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John E. Watkins

John E. Watkins was born in Lander, WY. He attended the University of Wyoming, receiving his B.S. degree in 1968 and M.S. degree in 1970 in dairy microbiology. After a short stint at the Carnation Company, he moved to North Dakota State University to work with G. Statler and L. Littlefield on wheat leaf rust, receiving his Ph.D degree in 1975. He accepted a position at the University of Nebraska as extension plant pathologist and has remained at this institution his entire career. He was promoted to full professor in 1986.

Dr. Watkins’ responsibilities include small grains, especially wheat, forage and pasture grass, turfgrass, and ornamentals. He also serves as statewide coordinator for extension plant pathology in these areas. He is strong in winter wheat, initiating and coordinating a cooperative effort to carry out field surveys to determine incidence, distribution, and severity of wheat diseases. He plays a lead role in the High Plains area, chairing a regional committee for the Great Plains Agricultural Council on wheat streak mosaic virus. The region is concentrating on management of the disease. Dr. Watkins’ small grains and forage disease programs are unique, comining several extension education methods and are a cooperative efort by individuals over a large region.

His extension plant pathology program addressing turfgrass diseases has been successful at the homeowner and professional turfgrass manager levels. This program is a cooperative effort in which he has taken an aggressive approach to turf disease management through cultural practices, use of resistant cultivars, and cost-effective fungicide programs. As a result, Nebraska golf course superindentents are more effectively integrating disease management practices.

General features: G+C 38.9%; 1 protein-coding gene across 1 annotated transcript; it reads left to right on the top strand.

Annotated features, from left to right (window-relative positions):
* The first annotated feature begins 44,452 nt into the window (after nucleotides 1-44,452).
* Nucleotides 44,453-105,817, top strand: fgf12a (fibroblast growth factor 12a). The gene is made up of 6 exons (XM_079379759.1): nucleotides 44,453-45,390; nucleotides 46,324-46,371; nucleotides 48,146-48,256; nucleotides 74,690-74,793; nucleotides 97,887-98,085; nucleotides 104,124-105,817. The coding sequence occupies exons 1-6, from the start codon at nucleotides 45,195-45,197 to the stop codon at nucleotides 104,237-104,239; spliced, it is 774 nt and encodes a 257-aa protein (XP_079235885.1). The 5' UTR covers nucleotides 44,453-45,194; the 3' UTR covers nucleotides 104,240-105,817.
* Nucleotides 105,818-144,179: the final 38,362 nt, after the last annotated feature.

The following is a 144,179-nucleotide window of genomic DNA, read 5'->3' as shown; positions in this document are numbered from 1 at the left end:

All of Dr. Watkins’ extension programs take a balanced approach to information dispersal, including developing extension publications, slide-tape sets, and video cassettes, in addition to field surveys, grower meetings and tours, and mass media materials. They also include participation in the Backyard Farmer program, the longest running garden advice series (38 years) on public television.

His service to the profession has ranged from participating in and chairing regional committees to editorial functions, including associate and senior editor of Plant Disease, section editor of Fungicide and Nematicide Tests, and section editor of Biological and Cultural Tests. He has received recognition individually and as a team in the state, region, and nation, including a Nebraska Cooperative Extension Association’s Distinguished Service Award, an Excellence in Extension Award from the National Association of Wheat Growers, and a Blue Ribbon Award from the American Society of Agricultural Engineers.